What About The Rest Of Us? An International Perspective On The Pro Leagues

Triple Crown Tour. NexGen League. AUDL. MLU. All of the various options available to players in the United States and Canada have been well documented and discussed, but what does it all mean for players outside of North America?

The USA Ultimate Club Championships are arguably the highest annual level of competition in the world; it is not surprising that players from outside the US want to experience playing in them. We have seen more international players being scouted and “picking up” for the series as they aim to get the best competitive experiences possible.

But 2010 proved that the World Club Championships tournament is still the competitive pinnacle the sport can offer. 2014 should further cement this.

In 2006, only 2 USAU Open clubs attended the World Championships in Perth, as the date clashed with USAU championships. The teams, Subzero and Doublewide, still finished 4th and 7th. In Prague in 2010, US teams finished 1st and 2nd and all 5 teams finished within the top 10 in the world.

Since 2013 is a Worlds qualification year, I doubt that many of the top American and Canadian players would step away from USAU, despite the unproven Triple Crown Tour structure. Keeping the world’s top talent in the World Championships competition will aid the growth of Ultimate worldwide. Players outside the US will certainly be hoping that the top clubs and players compete in the structure that is handing out the bids to Worlds.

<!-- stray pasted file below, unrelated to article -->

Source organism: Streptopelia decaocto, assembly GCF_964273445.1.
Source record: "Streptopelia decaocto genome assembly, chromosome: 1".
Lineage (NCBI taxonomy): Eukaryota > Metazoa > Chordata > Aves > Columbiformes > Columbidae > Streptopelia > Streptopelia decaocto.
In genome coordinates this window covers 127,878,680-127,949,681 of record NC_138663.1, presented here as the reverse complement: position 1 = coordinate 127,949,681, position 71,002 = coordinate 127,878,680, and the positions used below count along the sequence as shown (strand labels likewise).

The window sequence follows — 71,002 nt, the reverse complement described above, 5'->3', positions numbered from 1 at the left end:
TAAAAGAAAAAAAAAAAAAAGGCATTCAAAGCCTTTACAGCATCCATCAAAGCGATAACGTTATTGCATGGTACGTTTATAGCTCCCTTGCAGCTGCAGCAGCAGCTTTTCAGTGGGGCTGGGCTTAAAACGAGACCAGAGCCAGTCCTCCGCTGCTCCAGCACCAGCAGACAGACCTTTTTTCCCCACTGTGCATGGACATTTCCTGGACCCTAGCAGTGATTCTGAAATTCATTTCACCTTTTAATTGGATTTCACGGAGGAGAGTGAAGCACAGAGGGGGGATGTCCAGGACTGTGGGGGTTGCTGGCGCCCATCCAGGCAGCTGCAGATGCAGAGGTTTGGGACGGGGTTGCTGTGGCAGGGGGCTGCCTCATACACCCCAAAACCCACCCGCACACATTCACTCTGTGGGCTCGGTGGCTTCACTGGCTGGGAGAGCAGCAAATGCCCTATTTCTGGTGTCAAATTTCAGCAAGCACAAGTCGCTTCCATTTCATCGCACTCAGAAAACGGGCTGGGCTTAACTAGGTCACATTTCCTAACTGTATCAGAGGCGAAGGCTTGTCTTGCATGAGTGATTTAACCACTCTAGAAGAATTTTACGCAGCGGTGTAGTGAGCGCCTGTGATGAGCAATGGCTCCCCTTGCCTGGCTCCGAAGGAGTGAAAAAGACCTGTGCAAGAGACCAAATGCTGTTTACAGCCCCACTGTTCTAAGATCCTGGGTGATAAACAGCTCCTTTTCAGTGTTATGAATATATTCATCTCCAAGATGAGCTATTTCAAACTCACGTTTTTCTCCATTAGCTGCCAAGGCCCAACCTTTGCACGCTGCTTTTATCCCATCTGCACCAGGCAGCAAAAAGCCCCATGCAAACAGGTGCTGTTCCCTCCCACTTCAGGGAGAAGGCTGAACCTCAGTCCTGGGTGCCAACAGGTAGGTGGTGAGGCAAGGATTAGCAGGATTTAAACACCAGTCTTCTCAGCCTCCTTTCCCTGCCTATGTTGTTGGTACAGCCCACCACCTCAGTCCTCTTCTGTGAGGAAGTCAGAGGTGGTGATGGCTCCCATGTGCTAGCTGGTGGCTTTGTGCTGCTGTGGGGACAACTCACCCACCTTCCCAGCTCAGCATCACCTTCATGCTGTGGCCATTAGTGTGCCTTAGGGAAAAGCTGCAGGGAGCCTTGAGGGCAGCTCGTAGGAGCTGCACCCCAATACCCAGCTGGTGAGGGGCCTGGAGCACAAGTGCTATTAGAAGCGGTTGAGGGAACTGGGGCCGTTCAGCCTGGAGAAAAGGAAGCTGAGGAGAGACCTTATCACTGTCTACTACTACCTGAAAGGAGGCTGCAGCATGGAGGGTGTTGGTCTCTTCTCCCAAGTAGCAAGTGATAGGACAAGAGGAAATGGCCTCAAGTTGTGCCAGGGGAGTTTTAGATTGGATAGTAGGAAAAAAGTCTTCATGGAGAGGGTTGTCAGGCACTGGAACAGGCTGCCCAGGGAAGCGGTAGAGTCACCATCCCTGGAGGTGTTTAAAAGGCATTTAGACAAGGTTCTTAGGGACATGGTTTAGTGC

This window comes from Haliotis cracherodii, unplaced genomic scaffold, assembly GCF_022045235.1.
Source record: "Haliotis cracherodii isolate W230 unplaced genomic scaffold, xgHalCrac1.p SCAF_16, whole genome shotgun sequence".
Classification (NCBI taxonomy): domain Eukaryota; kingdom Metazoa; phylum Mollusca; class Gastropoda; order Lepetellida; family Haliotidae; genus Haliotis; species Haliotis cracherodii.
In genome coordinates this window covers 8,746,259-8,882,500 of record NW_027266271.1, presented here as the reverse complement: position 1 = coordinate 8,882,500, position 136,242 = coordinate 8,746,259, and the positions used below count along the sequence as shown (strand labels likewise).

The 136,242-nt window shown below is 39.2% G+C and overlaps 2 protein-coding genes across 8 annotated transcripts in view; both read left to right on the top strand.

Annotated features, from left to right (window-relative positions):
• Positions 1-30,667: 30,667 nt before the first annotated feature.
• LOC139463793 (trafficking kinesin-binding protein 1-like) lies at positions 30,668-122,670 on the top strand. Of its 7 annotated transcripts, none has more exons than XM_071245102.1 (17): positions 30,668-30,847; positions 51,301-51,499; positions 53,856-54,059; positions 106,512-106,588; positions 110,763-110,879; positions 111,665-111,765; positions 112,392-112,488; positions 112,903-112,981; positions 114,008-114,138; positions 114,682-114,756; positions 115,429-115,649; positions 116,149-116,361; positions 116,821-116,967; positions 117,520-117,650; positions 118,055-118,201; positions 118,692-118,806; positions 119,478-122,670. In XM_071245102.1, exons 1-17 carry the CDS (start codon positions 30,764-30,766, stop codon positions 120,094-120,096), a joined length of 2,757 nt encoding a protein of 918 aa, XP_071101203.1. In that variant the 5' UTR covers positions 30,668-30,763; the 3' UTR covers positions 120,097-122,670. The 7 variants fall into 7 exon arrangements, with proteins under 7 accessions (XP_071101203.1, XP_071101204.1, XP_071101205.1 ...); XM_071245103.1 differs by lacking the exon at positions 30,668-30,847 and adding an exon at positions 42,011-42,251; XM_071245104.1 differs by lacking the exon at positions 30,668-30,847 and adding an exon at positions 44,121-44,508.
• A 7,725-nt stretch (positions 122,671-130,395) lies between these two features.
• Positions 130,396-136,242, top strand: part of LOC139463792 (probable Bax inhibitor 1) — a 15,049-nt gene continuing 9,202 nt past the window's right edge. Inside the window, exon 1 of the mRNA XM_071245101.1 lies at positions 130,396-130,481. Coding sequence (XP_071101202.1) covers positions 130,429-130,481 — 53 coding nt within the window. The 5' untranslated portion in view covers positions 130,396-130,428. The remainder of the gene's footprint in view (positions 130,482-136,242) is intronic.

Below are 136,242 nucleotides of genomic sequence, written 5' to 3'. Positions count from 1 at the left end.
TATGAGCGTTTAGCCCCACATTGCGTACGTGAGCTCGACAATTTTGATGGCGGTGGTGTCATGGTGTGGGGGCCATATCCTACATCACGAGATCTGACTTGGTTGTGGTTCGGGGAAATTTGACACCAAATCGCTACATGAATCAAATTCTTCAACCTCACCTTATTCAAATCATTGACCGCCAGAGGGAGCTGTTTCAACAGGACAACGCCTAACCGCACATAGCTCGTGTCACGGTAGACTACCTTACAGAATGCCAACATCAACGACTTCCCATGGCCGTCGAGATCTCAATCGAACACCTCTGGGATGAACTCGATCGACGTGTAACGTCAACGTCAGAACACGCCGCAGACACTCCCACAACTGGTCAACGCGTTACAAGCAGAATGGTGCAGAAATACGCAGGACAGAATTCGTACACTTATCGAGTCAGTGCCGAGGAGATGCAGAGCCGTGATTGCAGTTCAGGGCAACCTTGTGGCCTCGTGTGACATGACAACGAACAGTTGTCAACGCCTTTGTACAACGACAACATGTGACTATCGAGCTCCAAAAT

The rapidly improving coverage of USAU tournaments along with the NexGen showcase games means that the stars in North America are easily the most well known players of the sport worldwide; new up and coming players look to them as the best of the sport. The World Club Championships are the only opportunity many will ever get to match up against them and watch them in person — the disappointment would be staggering if US Club involvement was limited.

Moving to the professional leagues, the current situation does not lend itself to a large number of top players either inside or outside the US uprooting their lives and moving to a AUDL/MLU city to “go pro” this season. So, though the pro leagues will be working exclusively with US players, USAU is actively including international teams as part of their plan of showcasing high quality ultimate at the US Open tournament.

Enticing international teams to the tournament will be the name of the game, and the number of international slots to fill will rise from one in each division to four in 2013. USAU’s aim is to get the best International talent to compete against the top 4 teams from USAU Club Championships to provide a showcase tournament for the world.

I doubt international teams will feel they have a sure shot at the prize money to recoup some of the costs of attending, since the top 4 US teams will be in attendance. The tournament fee will likely be an object of contention. However, 2013 will be a good year to tryout the new format of the US Open, as international teams won’t have to balance funding a trip to Worlds as well (and they know it will be the highest level of international competition for the year). How will the event be marketed to international teams? What kind of video production should international players expect? We’re eager to know.